Witching Hour Theatre takes place inside the fictional Starlight Cinemas, one of those movie houses that run double and triple features for one low price. Larry Wilson is a regular at the "Witching Hour Theatre," the horror film triple feature that runs every Friday at midnight. Larry is a creature of habit, that's pretty clear, but he also has a bit of a crush on Nicole, the girl behind the concession counter. When things start to get a little weird one Friday night, Larry finds himself tangled up in horror film cliches, trying to be Nicole's hero.
Craig Shaeffer knows how to pace a story. At just under 60 pages, Witching Hour is a quick read by any estimation, but it is also a suspenseful page-turner. I read this in an afternoon, not wanting to put it down for longer than it took to refill my coffee. Shaeffer's knowledge of horror films comes through clearly in the story, as does his sense of humour. Like the Scream franchise, Witching Hour's protagonist is aware of typical, overused plot devices in the horror genre, yet can't stop himself from acting the same way when he is in the same situations as characters in movies he ridicules.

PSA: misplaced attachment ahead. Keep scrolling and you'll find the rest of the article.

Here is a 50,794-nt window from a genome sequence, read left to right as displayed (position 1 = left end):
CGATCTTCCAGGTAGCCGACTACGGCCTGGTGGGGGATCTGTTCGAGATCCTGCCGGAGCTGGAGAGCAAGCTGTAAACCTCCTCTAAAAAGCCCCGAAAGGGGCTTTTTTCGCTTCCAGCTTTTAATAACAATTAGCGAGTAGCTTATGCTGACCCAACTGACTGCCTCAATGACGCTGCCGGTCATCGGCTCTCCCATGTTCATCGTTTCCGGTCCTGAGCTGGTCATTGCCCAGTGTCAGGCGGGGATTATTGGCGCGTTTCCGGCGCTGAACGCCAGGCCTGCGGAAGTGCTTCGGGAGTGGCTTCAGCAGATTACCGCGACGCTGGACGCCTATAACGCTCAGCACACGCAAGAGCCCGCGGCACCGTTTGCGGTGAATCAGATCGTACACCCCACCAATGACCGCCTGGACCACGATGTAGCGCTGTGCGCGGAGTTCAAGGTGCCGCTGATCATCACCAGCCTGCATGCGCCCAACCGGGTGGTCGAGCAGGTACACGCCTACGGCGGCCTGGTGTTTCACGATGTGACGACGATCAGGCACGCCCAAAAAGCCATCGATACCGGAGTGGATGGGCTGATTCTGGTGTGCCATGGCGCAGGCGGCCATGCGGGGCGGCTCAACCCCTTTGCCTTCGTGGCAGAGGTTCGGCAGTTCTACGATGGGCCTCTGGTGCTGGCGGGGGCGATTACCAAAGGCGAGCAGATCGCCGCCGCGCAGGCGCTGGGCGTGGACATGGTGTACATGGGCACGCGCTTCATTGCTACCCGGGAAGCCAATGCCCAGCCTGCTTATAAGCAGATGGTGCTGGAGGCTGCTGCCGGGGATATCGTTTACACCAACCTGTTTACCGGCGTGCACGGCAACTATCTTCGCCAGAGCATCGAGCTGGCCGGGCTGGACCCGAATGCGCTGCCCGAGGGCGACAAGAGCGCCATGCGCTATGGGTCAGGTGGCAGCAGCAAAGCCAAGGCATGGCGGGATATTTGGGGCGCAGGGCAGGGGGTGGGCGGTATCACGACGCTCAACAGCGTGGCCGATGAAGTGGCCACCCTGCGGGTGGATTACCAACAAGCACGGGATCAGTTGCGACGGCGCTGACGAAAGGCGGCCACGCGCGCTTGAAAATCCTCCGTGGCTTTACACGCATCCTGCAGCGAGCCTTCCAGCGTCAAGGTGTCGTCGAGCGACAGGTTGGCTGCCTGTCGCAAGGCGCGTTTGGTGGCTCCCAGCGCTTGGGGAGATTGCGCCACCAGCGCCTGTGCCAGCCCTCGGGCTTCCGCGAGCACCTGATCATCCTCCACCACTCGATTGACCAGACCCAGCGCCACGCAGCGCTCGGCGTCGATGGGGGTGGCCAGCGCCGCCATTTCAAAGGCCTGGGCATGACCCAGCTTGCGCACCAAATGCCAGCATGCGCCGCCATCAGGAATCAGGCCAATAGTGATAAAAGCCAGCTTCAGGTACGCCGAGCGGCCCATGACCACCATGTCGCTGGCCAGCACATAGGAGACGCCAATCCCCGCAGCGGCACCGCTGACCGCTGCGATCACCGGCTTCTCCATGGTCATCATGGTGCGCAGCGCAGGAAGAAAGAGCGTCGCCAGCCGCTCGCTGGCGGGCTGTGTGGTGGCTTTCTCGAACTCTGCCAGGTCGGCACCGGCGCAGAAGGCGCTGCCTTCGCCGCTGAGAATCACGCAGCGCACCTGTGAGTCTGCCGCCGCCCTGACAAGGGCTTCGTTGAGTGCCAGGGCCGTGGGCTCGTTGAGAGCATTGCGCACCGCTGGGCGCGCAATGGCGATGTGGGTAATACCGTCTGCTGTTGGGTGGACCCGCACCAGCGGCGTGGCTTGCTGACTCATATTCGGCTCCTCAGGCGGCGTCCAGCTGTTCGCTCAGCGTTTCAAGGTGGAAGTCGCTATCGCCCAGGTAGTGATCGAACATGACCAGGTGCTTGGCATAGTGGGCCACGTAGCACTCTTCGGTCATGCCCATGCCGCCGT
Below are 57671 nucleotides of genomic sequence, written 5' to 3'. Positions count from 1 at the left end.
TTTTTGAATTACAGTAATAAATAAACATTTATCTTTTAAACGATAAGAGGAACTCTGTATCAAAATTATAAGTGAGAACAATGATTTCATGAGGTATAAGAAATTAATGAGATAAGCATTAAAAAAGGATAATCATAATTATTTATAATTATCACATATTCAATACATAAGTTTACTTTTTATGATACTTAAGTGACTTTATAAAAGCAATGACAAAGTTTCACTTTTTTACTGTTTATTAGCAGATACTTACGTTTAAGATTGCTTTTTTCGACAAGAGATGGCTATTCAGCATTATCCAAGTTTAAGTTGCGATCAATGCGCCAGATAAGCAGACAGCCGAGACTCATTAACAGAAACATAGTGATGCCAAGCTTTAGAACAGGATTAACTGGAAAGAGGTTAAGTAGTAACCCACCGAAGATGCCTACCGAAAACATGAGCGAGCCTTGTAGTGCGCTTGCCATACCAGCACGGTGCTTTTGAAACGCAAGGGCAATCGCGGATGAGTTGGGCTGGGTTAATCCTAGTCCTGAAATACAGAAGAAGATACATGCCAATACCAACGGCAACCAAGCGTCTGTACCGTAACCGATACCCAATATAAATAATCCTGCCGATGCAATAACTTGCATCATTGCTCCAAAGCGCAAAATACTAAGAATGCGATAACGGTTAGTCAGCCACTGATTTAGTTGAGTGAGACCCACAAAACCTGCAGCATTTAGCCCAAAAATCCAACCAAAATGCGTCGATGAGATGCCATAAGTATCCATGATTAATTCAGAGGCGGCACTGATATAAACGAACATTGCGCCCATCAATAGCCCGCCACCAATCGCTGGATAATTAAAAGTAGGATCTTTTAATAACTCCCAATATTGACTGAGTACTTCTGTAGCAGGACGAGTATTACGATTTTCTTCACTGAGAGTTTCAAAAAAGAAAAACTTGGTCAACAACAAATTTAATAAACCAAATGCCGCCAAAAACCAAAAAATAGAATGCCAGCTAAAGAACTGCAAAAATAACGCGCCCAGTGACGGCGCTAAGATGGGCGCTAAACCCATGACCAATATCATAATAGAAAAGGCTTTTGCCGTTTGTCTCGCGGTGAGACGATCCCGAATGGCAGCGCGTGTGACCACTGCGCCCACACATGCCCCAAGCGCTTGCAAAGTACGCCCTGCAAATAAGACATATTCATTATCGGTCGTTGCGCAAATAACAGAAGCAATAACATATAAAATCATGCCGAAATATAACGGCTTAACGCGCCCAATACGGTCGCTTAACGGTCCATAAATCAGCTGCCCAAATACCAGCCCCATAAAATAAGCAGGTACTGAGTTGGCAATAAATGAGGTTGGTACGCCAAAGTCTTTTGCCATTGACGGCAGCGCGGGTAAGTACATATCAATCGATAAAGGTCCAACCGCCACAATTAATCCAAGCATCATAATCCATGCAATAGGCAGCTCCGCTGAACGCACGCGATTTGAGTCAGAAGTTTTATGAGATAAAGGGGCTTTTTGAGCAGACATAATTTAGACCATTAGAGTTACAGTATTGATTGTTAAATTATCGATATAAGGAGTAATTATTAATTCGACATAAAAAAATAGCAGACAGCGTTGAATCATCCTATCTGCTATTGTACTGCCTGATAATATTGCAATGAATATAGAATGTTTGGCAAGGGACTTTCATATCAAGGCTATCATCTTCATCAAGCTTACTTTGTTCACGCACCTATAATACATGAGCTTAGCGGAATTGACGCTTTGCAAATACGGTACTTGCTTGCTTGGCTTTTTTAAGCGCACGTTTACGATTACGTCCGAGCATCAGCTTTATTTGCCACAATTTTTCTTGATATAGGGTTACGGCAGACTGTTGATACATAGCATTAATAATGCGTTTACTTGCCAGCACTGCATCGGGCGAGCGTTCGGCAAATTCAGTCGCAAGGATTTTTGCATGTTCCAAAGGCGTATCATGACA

Best to read this with the lights on; popcorn optional.
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